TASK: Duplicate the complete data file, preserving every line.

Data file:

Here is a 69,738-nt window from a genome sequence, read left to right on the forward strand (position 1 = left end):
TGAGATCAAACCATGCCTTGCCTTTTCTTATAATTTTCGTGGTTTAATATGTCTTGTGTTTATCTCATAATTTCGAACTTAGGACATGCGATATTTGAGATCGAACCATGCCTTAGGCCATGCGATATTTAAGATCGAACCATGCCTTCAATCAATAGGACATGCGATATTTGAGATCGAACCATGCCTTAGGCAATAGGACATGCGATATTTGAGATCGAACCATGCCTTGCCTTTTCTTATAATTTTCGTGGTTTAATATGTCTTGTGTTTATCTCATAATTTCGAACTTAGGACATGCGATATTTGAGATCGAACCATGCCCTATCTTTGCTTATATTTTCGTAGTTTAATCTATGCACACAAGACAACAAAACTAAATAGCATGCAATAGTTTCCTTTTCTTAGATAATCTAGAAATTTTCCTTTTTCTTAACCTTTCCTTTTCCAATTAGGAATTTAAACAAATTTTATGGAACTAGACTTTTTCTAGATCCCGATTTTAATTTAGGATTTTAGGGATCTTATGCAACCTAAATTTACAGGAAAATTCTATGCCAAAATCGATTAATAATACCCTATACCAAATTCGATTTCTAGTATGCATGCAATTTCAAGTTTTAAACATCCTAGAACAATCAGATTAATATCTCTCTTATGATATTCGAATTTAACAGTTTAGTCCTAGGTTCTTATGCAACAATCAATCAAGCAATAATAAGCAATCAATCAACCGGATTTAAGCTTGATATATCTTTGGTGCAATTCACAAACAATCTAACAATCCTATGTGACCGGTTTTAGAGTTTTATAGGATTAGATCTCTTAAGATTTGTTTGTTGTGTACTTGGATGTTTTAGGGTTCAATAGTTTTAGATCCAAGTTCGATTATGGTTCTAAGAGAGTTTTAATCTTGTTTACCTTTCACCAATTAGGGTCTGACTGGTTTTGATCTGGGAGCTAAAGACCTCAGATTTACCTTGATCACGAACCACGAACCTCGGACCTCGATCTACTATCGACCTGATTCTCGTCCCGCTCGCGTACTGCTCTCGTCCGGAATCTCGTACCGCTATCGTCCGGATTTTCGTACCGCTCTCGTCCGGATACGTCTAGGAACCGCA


Here is a 69,738-nt window from a genome sequence, read left to right on the forward strand (position 1 = left end):
TGAGATCAAACCATGCCTTGCCTTTTCTTATAATTTTCGTGGTTTAATATGTCTTGTGTTTATCTCATAATTTCGAACTTAGGACATGCGATATTTGAGATCGAACCATGCCTTAGGCCATGCGATATTTAAGATCGAACCATGCCTTCAATCAATAGGACATGCGATATTTGAGATCGAACCATGCCTTAGGCAATAGGACATGCGATATTTGAGATCGAACCATGCCTTGCCTTTTCTTATAATTTTCGTGGTTTAATATGTCTTGTGTTTATCTCATAATTTCGAACTTAGGACATGCGATATTTGAGATCGAACCATGCCCTATCTTTGCTTATATTTTCGTAGTTTAATCTATGCACACAAGACAACAAAACTAAATAGCATGCAATAGTTTCCTTTTCTTAGATAATCTAGAAATTTTCCTTTTTCTTAACCTTTCCTTTTCCAATTAGGAATTTAAACAAATTTTATGGAACTAGACTTTTTCTAGATCCCGATTTTAATTTAGGATTTTAGGGATCTTATGCAACCTAAATTTACAGGAAAATTCTATGCCAAAATCGATTAATAATACCCTATACCAAATTCGATTTCTAGTATGCATGCAATTTCAAGTTTTAAACATCCTAGAACAATCAGATTAATATCTCTCTTATGATATTCGAATTTAACAGTTTAGTCCTAGGTTCTTATGCAACAATCAATCAAGCAATAATAAGCAATCAATCAACCGGATTTAAGCTTGATATATCTTTGGTGCAATTCACAAACAATCTAACAATCCTATGTGACCGGTTTTAGAGTTTTATAGGATTAGATCTCTTAAGATTTGTTTGTTGTGTACTTGGATGTTTTAGGGTTCAATAGTTTTAGATCCAAGTTCGATTATGGTTCTAAGAGAGTTTTAATCTTGTTTACCTTTCACCAATTAGGGTCTGACTGGTTTTGATCTGGGAGCTAAAGACCTCAGATTTACCTTGATCACGAACCACGAACCTCGGACCTCGATCTACTATCGACCTGATTCTCGTCCCGCTCGCGTACTGCTCTCGTCCGGAATCTCGTACCGCTATCGTCCGGATTTTCGTACCGCTCTCGTCCGGATACGTCTAGGAACCGCA